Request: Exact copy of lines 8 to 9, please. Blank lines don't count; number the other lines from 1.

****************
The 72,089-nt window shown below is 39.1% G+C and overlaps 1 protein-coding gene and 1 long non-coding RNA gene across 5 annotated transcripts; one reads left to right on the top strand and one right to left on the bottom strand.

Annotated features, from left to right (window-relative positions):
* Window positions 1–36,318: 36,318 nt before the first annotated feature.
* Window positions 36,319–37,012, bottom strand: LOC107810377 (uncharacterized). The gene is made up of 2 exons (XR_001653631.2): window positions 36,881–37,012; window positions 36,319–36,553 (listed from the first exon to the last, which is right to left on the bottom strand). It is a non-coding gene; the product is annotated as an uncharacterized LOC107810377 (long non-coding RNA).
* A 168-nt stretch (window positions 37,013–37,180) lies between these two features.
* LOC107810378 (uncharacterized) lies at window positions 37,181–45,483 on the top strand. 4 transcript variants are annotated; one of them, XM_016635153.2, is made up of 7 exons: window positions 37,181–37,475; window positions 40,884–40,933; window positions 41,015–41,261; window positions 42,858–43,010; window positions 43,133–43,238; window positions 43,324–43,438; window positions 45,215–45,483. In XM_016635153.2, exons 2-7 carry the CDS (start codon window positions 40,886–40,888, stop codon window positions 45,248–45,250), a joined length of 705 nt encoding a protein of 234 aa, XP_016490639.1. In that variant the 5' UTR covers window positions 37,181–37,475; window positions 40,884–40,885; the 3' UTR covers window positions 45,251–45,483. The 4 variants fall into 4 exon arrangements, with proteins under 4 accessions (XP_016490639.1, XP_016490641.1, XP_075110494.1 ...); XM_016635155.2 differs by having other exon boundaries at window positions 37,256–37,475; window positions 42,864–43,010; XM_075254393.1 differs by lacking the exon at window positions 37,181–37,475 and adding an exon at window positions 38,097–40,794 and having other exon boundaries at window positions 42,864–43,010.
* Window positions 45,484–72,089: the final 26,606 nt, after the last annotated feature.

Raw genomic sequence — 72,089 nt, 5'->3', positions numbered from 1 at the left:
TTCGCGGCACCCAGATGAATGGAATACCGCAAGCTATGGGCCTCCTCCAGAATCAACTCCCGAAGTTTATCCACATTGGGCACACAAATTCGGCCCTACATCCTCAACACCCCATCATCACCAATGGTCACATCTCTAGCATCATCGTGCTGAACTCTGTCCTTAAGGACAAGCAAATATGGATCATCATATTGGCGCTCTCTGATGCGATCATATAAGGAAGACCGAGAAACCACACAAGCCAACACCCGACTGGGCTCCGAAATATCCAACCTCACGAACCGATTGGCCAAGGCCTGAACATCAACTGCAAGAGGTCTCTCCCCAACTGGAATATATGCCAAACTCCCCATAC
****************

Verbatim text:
Raw genomic sequence — 72,089 nt, 5'->3', positions numbered from 1 at the left:
TTCGCGGCACCCAGATGAATGGAATACCGCAAGCTATGGGCCTCCTCCAGAATCAACTCCCGAAGTTTATCCACATTGGGCACACAAATTCGGCCCTACATCCTCAACACCCCATCATCACCAATGGTCACATCTCTAGCATCATCGTGCTGAACTCTGTCCTTAAGGACAAGCAAATATGGATCATCATATTGGCGCTCTCTGATGCGATCATATAAGGAAGACCGAGAAACCACACAAGCCAACACCCGACTGGGCTCCGAAATATCCAACCTCACGAACCGATTGGCCAAGGCCTGAACATCAACTGCAAGAGGTCTCTCCCCAACTGGAATATATGCCAAACTCCCCATAC